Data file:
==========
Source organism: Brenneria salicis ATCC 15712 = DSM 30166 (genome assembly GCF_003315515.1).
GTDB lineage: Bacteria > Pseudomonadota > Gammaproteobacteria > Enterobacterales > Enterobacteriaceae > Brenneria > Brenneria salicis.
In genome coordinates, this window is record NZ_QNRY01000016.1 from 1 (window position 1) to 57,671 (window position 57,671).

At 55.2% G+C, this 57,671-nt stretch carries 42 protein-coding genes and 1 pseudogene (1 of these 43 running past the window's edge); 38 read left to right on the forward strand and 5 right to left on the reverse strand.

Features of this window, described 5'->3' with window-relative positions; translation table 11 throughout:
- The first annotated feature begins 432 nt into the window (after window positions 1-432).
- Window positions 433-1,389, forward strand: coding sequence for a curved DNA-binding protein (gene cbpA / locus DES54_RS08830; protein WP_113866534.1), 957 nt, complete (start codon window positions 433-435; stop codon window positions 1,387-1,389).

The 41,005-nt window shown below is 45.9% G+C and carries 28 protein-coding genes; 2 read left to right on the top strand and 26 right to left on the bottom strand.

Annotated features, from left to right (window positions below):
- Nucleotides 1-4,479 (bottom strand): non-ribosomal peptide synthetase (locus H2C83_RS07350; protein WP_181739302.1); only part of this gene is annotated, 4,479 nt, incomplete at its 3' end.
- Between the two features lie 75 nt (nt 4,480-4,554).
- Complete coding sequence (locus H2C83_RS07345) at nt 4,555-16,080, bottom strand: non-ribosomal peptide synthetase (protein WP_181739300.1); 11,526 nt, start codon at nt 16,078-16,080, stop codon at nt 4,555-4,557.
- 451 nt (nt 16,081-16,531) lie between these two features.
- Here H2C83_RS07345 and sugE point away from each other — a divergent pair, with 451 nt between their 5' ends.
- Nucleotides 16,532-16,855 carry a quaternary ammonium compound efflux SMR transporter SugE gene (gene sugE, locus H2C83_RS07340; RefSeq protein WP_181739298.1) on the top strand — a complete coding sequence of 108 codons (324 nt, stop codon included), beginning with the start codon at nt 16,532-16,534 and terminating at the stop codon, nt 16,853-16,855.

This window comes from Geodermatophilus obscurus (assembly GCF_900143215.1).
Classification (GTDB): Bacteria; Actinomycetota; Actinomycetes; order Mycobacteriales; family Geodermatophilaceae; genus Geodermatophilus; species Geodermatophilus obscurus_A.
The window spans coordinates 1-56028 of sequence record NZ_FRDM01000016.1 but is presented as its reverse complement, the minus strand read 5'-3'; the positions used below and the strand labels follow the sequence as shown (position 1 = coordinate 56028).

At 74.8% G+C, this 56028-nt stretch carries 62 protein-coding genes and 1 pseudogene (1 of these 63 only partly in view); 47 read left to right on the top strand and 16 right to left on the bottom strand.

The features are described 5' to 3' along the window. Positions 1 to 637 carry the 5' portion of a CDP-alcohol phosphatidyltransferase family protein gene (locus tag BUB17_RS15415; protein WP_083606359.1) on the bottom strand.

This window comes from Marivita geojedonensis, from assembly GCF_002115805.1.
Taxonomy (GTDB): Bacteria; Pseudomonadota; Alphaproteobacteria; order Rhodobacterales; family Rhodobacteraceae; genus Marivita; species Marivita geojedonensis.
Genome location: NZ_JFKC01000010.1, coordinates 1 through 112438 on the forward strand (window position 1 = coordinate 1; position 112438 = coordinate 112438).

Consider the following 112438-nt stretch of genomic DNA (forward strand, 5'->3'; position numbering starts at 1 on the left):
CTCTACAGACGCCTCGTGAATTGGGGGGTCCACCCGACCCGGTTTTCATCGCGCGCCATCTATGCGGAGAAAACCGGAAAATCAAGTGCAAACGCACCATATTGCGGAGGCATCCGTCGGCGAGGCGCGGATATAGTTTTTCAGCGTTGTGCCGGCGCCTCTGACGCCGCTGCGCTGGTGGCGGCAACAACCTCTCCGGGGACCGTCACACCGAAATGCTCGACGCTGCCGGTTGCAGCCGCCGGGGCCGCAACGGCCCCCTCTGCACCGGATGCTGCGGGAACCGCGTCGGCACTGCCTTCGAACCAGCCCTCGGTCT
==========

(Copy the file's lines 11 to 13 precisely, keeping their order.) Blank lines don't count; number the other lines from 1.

- Between the two features lie 75 nt (nt 4,480-4,554).
- Complete coding sequence (locus H2C83_RS07345) at nt 4,555-16,080, bottom strand: non-ribosomal peptide synthetase (protein WP_181739300.1); 11,526 nt, start codon at nt 16,078-16,080, stop codon at nt 4,555-4,557.
- 451 nt (nt 16,081-16,531) lie between these two features.